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Caregiving Chronicles

News and analysis on caregiving topics in MetroWest and beyond.

Caregiving Chronicles


Caregiving Chronicles will present news and analysis on caregiving topics in MetroWest and around the world, in-depth Q&As with experts in fields related to caregiving and updates and announcements about caregiving resources available in MetroWest from CaregivingMetroWest.org Program Director Douglas Flynn.

If Depression could talk, what would it say? Part III: How you can support someone with depression.
By DebraMcDonagh / March 26, 2019

Part III: How you can support someone with depression. 

Depression Doesn’t Have to Have the Final Word

Q&A  with Michelle Birdwell, Elder Community Care* (ECC) Triage Coordinator at BayPath Elder Services.

CGMW: What is the most important thing for a Caregiver to keep in mind when caring for someone who has depression?

MB: In addition to learning the signs and developing a care plan, it is also essential to keep in mind what depression IS NOT. Depression is not a character flaw or a sign of weakness. Depression does not discriminate based on age, background, or prior happiness/satisfaction with life. Depression is not a normal part of aging. Depression is not something you have to just live with. As frustrating as it can be to be a caregiver for someone with a mental illness, the person cannot just “snap out of it” and needs help to manage their symptoms.

CGMW: If it is clear that someone is likely to be depressed, what is the first thing a caregiver should do?

MB: Without professional mental health training, it is important the caregivers do not decide the best course of treatment. Encourage your loved one to seek counseling, engage in a support group or speak to their primary care physician about anti-depressants that can be taken with their other medications. A health proxy should facilitate this course of action if the individual is not able to do so for themselves.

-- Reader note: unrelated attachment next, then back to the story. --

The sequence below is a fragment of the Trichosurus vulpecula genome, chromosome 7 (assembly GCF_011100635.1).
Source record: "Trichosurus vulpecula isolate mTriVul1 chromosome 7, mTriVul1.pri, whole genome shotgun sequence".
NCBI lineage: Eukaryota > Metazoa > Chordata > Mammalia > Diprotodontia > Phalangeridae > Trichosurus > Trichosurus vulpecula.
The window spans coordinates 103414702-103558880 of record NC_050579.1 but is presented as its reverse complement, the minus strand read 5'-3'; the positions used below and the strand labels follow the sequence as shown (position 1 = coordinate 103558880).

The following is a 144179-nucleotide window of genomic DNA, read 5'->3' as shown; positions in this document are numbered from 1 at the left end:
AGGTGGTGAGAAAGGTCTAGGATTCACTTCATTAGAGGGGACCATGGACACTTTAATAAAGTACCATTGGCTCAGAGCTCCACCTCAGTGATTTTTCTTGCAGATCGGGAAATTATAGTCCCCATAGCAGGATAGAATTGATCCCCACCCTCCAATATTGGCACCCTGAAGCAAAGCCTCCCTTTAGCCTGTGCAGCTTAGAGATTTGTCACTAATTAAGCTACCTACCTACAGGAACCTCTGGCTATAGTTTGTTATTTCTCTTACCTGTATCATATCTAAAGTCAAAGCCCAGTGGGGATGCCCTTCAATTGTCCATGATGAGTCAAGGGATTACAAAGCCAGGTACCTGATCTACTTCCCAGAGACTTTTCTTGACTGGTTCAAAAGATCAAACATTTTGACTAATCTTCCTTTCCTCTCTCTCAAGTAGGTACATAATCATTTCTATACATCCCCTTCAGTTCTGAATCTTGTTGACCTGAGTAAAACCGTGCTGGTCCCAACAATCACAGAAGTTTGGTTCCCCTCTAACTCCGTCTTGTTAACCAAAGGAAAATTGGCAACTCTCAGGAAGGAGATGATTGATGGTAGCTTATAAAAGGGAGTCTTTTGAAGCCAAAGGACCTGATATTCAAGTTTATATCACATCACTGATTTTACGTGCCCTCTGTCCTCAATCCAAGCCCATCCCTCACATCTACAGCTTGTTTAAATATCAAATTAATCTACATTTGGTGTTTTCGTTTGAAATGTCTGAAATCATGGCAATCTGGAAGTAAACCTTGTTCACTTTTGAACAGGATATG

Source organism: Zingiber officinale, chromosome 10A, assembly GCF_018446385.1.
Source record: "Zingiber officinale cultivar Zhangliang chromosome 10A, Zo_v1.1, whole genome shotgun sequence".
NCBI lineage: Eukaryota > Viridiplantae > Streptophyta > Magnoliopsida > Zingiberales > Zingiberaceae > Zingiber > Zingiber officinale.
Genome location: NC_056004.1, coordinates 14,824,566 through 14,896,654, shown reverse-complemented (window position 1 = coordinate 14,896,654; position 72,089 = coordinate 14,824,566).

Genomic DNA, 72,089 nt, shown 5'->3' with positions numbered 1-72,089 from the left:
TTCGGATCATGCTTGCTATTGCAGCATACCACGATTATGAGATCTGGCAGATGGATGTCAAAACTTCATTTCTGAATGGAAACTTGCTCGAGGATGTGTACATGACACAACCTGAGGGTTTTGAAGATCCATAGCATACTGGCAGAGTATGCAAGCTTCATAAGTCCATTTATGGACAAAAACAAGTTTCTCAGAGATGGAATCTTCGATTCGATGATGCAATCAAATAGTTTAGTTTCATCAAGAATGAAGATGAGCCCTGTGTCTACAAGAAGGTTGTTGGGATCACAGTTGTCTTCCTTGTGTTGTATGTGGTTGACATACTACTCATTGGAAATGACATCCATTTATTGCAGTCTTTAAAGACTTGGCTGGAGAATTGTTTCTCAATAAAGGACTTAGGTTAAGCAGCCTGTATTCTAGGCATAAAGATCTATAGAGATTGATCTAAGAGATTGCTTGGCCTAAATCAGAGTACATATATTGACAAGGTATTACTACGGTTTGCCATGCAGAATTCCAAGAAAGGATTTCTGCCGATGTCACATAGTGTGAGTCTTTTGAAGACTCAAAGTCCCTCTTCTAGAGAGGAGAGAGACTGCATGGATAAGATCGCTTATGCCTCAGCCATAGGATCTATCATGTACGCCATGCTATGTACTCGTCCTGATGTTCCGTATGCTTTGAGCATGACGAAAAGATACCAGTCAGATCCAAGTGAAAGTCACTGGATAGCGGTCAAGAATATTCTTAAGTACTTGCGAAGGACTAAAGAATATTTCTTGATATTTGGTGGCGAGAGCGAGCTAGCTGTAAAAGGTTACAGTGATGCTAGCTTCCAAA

The caregiver or elder should always ask the PCP how comfortable they are prescribing mental health medications. If the PCP has minimal experience, a geriatric psychiatrist is highly recommended as they are better versed in reactions between psychiatric medications and medical medications.
At home, the caregiver can increase time in the sun, minimize caffeine and sugar in the evening to support healthy sleep, provide healthy and nutritionally balanced meals, provide mental stimulation in the form of a conversation, looking at old photos, playing cards, or learning a new hobby.

CGMW: What options are available for someone who is homebound?

MB: Being homebound can greatly increase the chance of depression due to the isolation that occurs because of it. There are several programs that can provide in-home support: 

United Way of Tri-County - Call2Talk – 508-532-2255 
Call2Talk is a confidential mental health and emotional support call line that assists individuals and families through stressful times in their lives, helping the despondent and those who may be suicidal.

Elder Community Care - 508-573-7237
*Elder Community Care is a joint project of Advocates, Inc., United Way of Tri-County and BayPath Elder Services, Inc. and funded by a grant from the Massachusetts Department of Public Health. ECC can provide:

  • In-home counseling
  • Telephone call befriending service
  • Access to 24 hour emergency response
  • In-home personal monitoring system
  • Referral to community resources

Editor’s Note:
If you have urgent concerns about an elder's mental health, please call 911 or Advocates Psychiatric Emergency Services a 24 hour hotline to discuss your concerns at 508-872-3333. 

This is the final part of our conversation. Check out earlier posts:

Part I: What does depression look like? 

Part II: What are the key signs and symptoms of Depression? 


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Caregiving MetroWest is a no-cost program of BayPath Elder Services, Inc. and was made possible in part by grants from the MetroWest Health Foundation.

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